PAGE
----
Description of Historic Place
Bread and Roses Country Inn was built in the 1880s and is located on Victoria Street in Annapolis Royal. Following the removal of the garrison from Annapolis Royal in 1854, the unused military-owned land of the White House Field was sold and subdivided, creating Victoria Street and Albert Road. Bread and Roses Country Inn is an impressive, two-and-a-half storey single detached brick residence built in the Queen Anne Revival style. The building and property are located in the provincial designation.
The Bread and Roses Country Inn is valued for its brick masonry Queen Anne Revival architecural style. It is a rare, and possibly unique, example in Nova Scotia, demonstrating architectural details uncommon in North American examples of this style.
The Bread and Roses Country Inn was built in the 1880s. Dr. Arthur Cunningham purchased this property from James Gray in 1888 for $2400 and sold it for $3000 in 1908. Dr. Cunningham was a prominent local pharmacist and dentist.
Bread and Roses is a large two-and-a-half storey, brick masonry structure with a hipped roof with several gables, all covered in slates. Of the four standard categories of the Queen Anne Revival style, this building demonstrates the "patterned masonry" and to a lesser degree, the "half timbered" groups. These two categories are the rarest of the Queen Anne Revival making the Bread and Roses a rare, if not unique, example in Nova Scotia. The building also incorporates many elements in its interior that speak to the grandeur of this style, including detailed woodwork on mantels and door surrounds and a large entrance hall and main stairway.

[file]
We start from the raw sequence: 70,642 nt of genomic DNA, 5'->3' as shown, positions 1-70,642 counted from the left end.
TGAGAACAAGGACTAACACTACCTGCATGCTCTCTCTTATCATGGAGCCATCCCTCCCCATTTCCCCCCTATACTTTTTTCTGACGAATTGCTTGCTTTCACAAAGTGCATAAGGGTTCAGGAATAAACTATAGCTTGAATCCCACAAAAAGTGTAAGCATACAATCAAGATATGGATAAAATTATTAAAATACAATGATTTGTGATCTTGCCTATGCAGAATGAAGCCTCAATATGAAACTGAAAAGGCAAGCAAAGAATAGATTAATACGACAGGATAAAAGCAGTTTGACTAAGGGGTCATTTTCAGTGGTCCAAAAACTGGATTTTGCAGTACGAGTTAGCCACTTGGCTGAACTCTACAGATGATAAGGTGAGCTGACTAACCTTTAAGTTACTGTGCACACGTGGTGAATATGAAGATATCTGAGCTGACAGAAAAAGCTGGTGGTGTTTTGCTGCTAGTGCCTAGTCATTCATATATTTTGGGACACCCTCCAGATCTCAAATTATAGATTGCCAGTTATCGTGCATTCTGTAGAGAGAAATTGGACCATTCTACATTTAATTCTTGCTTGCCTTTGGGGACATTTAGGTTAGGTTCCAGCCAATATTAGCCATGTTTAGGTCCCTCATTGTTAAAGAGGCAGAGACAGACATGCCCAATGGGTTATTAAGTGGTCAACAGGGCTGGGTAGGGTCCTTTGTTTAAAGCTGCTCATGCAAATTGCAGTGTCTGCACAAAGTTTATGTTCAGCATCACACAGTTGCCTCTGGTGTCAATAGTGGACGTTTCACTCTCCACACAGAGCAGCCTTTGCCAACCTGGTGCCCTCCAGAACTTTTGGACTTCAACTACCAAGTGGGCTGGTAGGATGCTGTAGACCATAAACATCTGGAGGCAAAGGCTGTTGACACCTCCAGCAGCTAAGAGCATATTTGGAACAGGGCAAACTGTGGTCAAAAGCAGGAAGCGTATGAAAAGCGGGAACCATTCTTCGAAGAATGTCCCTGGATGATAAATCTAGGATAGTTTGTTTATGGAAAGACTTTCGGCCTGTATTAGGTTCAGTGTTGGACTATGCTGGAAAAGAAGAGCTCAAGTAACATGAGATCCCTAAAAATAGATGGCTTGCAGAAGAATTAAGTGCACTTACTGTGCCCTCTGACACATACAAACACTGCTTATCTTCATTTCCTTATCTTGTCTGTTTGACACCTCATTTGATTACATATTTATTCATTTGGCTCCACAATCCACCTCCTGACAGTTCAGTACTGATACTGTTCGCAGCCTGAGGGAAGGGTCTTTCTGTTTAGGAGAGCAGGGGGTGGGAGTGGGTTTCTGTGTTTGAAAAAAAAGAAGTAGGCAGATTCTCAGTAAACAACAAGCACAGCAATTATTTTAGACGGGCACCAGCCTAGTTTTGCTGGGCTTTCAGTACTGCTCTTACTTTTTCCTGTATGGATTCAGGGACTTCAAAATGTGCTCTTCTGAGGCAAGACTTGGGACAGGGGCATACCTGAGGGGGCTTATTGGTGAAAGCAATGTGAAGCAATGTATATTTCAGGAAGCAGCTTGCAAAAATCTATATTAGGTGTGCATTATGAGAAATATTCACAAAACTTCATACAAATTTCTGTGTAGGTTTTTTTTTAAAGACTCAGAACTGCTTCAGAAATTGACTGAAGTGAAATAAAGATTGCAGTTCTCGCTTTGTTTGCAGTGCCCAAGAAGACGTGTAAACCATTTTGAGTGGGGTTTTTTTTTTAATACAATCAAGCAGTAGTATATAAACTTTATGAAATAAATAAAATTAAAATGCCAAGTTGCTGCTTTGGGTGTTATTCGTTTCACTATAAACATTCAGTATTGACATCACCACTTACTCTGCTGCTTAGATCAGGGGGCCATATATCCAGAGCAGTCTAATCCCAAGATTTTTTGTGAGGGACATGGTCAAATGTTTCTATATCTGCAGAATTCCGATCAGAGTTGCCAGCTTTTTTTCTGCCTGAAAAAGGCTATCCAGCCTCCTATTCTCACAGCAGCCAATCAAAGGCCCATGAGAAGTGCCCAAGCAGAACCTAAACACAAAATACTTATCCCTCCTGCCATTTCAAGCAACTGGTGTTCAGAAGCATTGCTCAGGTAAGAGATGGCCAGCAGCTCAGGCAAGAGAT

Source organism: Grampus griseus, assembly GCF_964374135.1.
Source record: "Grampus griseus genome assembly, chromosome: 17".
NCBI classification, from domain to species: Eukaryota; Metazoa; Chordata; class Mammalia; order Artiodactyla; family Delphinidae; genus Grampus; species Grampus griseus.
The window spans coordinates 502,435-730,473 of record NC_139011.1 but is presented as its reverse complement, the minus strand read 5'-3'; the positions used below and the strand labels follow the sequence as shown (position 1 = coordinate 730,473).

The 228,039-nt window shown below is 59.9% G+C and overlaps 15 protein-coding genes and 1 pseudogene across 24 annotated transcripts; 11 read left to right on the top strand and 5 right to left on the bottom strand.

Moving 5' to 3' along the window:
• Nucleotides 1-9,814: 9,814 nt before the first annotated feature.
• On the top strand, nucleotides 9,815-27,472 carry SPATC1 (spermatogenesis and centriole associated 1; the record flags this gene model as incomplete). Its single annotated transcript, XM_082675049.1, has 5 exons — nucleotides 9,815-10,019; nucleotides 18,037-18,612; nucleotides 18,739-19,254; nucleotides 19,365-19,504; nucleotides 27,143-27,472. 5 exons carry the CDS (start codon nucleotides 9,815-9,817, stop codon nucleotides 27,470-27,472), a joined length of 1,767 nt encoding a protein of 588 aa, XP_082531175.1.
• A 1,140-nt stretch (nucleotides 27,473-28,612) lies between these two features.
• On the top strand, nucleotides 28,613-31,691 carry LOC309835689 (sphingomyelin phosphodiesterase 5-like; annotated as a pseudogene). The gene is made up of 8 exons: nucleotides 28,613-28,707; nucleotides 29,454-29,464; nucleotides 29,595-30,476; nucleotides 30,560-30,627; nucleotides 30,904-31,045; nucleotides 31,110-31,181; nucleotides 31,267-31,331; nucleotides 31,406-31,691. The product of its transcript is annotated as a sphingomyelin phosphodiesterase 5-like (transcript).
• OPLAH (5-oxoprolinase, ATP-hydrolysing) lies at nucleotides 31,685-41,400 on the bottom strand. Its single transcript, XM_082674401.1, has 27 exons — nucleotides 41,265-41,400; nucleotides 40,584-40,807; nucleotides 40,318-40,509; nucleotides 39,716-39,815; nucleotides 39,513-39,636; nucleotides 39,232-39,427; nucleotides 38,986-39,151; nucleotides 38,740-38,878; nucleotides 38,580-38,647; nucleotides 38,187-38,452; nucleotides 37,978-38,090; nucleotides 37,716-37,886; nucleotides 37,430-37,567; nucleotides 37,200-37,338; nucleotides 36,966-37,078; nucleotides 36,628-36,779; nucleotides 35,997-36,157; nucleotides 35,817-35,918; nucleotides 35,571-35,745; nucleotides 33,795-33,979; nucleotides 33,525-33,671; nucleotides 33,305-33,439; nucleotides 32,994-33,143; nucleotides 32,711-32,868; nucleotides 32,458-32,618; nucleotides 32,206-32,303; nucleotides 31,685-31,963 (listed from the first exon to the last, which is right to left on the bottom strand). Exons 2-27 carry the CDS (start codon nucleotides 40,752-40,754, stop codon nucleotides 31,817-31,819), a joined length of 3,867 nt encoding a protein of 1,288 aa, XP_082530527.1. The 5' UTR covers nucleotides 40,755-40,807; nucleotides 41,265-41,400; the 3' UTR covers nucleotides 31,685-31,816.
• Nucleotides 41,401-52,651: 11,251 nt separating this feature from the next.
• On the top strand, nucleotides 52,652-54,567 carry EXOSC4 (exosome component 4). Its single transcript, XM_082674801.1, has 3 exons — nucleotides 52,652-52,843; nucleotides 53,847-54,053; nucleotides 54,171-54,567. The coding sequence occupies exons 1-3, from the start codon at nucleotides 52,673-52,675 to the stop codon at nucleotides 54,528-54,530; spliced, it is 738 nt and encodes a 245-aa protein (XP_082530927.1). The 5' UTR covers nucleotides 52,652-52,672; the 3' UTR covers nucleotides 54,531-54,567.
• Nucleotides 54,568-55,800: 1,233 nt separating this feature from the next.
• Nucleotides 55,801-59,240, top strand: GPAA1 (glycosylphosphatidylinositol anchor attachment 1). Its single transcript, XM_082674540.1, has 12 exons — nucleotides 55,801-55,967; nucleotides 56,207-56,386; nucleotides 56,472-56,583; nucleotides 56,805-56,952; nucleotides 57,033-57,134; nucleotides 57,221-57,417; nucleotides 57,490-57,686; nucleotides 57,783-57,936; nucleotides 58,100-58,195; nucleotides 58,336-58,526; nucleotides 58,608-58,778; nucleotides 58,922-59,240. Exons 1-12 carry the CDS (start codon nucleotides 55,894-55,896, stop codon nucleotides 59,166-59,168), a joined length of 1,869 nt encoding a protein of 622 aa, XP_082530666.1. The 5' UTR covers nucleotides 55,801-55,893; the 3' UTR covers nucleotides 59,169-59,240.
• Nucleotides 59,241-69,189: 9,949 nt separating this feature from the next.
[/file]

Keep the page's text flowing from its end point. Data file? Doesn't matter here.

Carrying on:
The Bread and Roses Country Inn takes its name from the poem by James Oppenheim written in 1912 in response to the women textile workers strike in Lawrence, Massachusetts, seeking a reduction from a 56 to a 54 hour work week, without loss in pay. During one of the parades by the marching women, some carried a banner saying, "We want bread and roses, too." Bread and Roses currently operates as a Bed and Breakfast.
Source: Provincial Heritage Program property files, no. 177, 1747 Summer Street, Halifax, NS.
Exterior character-defining elements of the Bread and Roses Country Inn relating to its Queen Anne Revival style include:
- two-and-a-half storey, brick masonry structure;
- hipped roof with several gables, all covered in slates;
- asymmetrical elevations, irregular floor plans and complex massing;
- projecting bays, oriel windows, heavy pediments and inset porches;
- steeply pitched hip roof, broken with several large, pedimented gables, and roof cresting;
- large chimney rising at the gable end;
- finely cut freestone for string courses, quoining, lintels and sills.
Interior character-defining elements of the Bread and Roses Country Inn relating to its Queen Anne Revival style include:
- large entrance hall with sweeping stairway;
- irregular floor plan;
- window seats;
- large window at the stair landing with coloured glass;
- intricate woodwork of the mantels and door surrounds influenced by the Eastlake style;
- tiles surrounding the living room fireplace illustrate characters from several Shakespearean plays.